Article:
man had been when he had accompanied Gerard on a visit of state to Genovia as
a teenager, where he vaguely remembered an impetuous child being called on
the carpet for sneaking into a ball well after hours.
Chris stared, dumbstruck, as Lord Hale straightened. His dark hair was pulled
back into a neat queue, and sharp, crystal blue eyes met his squarely without
flinching. He was strong featured, reminiscent of his mother and Talia more than
his father, and despite the long journey, his cravat was impeccably knotted. All
of this the prince noted with one look, but none of it answered the question on
the tip of everyone's tongue.
“Where,” Chris asked precisely, dumbfounded shock giving way to a quietly
banked angry, “is Lady Talia? What, pray tell, is your purpose here?” The
disrespect and mockery in this action was so great that if his father had been
here, their treaty with Genovia would have been declared null at this instant.
Chris preferred to weigh his decisions more closely.
Deucalion moved to speak but was stopped by Peter's hand on his arm. “Your
majesty.” Lord Hale's voice was smooth and rich. “I am pleased to finally meet
you. I have heard much about you from my sister and look forward to deepening
our acquaintance.” Every word was properly placed, properly respectful, but
there was something snapping in the blue of his eyes that told Chris there was far
more under the surface than those bare phrases.
“My dear sister is in Genovia, of course. She and her husband have settled quite
nicely into his estate, I believe. As to your second question, I'm afraid I don't
understand.” A sly glint entered Peter's carefully widened eyes, belying the
pretense of his words. “Why else would I be here but to answer the summons,
your majesty? I'm here to fulfill the betrothal.”
“Is this in jest?” Chris could hear his voice in his own ears. Cold, but so very,
very calm. He tried extremely hard to never lose his temper in front of his
people. The very last thing he wanted was for them to fear him in the way they
had come to fear his father.
It was so quiet in the courtyard that every intake of breath in the party
surrounding him could be easily heard. As well as the metallic slide of a short
sword sliding partway from its sheath. Lady Jennifer, he imagined, and he held
up one cautioning finger from the hands still tucked tightly at the small of his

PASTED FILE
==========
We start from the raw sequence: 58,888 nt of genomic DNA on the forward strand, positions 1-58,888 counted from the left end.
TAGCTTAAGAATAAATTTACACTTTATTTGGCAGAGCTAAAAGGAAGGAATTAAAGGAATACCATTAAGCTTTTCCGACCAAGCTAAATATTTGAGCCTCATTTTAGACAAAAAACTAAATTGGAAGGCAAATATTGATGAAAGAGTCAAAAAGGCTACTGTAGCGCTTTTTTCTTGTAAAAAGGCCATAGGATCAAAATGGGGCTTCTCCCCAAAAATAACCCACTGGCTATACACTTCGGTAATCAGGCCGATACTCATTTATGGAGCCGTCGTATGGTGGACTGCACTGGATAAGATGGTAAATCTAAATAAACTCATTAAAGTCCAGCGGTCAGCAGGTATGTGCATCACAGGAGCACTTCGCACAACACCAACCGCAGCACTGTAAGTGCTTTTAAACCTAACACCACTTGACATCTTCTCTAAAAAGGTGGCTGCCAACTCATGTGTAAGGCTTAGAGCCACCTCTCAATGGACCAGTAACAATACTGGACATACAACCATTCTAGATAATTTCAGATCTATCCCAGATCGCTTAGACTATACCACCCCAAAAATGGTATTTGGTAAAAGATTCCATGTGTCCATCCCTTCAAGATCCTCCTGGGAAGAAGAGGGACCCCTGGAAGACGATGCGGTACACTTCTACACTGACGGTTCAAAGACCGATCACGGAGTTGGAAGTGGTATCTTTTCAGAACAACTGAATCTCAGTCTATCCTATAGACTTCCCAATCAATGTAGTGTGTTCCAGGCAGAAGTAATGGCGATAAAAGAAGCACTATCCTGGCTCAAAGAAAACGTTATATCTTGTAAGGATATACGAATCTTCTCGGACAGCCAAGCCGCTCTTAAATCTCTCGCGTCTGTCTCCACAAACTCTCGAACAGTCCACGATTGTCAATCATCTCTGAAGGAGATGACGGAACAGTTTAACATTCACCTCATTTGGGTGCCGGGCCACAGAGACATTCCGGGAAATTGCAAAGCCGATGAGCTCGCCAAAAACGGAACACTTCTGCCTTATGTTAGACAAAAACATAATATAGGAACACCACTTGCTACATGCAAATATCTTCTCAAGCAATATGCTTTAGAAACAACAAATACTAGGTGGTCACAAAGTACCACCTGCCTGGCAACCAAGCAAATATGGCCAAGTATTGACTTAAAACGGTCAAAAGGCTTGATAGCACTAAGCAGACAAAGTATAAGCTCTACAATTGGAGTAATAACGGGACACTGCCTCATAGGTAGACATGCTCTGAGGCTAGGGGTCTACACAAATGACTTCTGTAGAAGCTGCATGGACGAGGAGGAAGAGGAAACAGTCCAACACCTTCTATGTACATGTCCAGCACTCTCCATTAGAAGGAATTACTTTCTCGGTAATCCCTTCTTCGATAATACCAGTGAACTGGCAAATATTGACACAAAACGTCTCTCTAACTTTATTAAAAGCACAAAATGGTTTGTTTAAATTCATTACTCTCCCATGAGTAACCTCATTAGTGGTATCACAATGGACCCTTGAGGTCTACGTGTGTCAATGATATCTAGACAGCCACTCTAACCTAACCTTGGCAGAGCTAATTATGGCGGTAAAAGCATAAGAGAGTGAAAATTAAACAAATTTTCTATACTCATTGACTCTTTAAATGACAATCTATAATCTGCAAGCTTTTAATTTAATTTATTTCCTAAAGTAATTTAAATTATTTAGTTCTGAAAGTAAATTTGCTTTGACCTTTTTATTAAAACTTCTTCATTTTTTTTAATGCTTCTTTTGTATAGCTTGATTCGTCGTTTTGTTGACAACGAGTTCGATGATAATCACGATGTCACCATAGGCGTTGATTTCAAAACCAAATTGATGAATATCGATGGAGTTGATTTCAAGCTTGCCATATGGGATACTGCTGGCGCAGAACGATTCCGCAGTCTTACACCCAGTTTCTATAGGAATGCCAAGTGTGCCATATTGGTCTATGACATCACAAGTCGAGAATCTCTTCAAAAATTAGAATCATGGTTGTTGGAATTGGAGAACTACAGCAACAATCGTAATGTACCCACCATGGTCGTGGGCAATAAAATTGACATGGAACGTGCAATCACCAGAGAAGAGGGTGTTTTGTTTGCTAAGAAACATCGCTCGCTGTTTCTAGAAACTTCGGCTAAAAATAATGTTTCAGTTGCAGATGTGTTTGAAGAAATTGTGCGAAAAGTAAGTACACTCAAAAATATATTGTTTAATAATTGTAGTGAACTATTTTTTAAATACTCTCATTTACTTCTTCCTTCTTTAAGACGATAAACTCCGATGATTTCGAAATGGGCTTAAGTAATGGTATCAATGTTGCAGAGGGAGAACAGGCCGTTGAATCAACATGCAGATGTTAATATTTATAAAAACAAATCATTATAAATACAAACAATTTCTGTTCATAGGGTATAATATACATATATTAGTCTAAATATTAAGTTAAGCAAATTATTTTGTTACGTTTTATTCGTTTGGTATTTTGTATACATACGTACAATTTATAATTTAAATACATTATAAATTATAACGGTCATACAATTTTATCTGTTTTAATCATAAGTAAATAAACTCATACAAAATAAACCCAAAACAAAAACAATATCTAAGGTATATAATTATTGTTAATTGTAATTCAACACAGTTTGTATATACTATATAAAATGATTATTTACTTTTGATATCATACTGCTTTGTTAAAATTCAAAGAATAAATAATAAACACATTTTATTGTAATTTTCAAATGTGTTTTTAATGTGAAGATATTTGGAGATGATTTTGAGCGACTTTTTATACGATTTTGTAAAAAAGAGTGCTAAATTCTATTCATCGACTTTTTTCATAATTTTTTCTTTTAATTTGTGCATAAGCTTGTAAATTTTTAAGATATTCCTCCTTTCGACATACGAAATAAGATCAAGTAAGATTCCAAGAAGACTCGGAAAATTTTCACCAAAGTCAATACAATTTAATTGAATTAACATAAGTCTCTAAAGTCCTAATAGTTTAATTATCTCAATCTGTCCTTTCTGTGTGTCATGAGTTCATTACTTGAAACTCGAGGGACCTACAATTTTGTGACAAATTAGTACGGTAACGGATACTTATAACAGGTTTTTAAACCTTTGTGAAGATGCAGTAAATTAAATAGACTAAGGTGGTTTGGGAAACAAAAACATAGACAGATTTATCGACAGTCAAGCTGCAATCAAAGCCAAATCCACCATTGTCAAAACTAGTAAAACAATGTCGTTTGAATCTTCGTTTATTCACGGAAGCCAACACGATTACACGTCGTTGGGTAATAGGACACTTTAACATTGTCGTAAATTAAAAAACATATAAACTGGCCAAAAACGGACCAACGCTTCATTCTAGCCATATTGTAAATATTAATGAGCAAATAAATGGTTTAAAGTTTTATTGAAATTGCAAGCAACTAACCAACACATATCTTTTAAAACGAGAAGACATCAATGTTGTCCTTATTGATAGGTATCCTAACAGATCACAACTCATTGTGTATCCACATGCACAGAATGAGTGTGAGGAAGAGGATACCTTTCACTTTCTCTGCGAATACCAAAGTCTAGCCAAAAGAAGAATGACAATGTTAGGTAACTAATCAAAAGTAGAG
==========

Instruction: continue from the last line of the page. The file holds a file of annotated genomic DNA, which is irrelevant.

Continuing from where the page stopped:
Deucalion was leaned into Peter's ear, whispering furiously, but Peter shrugged
him off and raised his chin. “My father does not indulge in humorous displays.
We have done as the House of Argent demanded; you have no grounds for
“No grounds for—” Chris could feel the fury building in his chest. Did this boy
have any idea the calamity they would face if— “I sent for a bride.”
“No.” The smirk hidden at the corner of Peter's mouth ghosted across the whole
of his lips. “You sent for—”
“Your highness.” Deaton's voice was a soothing calm at his elbow. “Perhaps we
could take this discussion inside. The air is growing quite chilly.”
Deucalion was quick to add his voice to Deaton's. “Yes. Perhaps a warmer room
would be best.”
The prince was suddenly returned to awareness of just how many eyes were
upon them, watching this little drama play out. “Of course.” He gave a small
nod. “It was thoughtless of me to leave our honored guests in the night air.
Forgive me.” By all rights the coming confrontation should take place in the
formal audience chambers, with the nobles gathered to watch. But as angry as he
might be at the betrayal of the Hales, he was not so cruel as to publicly humiliate
them. Peter Hale likely had as little choice in his sending as Chris had had in
sending the request, and Chris was the last person to justify punishing the
offspring for the parents’ transgressions.
He bowed stiffly to the Lords Hale. “The servants will show you to the drawing
room. I will join you momentarily.” He spun on his heel to face the Houses. “My
lords and ladies, please allow Mr. Finstock to show you to the dining room.
After you have dined, the stores should be ready for your inspection.”
He cut Kali off before she could get started. “We will speak more later.” He did
not wait for further commentary - and there would be plenty of commentary; the
house of nobles had their fair share of sway and more than their fair share of
opinions, and he rarely stifled their voices - but cut a path straight through them
and into the sweeping entry way of the palace. He was immediately enveloped in
warmth, making him aware for the first time how cold the weather had grown in
those few short moments.
Technically he supposed it was far more a castle than a palace, built centuries
ago when his ancestors first settled the area, and designed to withstand long,
harsh winters and repel the attacks of any enemy, dead or alive. The inside was
far more richly appointed and modern than the outside suggested, but it would
never hold a candle in terms of size or grandeur to most of the abodes of royalty
in the warmer, more placid countries. But it was home, and Chris loved it with a
fierceness that defied all reason.
No matter how he hated his father's edict, he had found himself, in unguarded
moments, looking forward to again having someone who might grow to
appreciate the stark beauty of his homeland as he did. That hope was now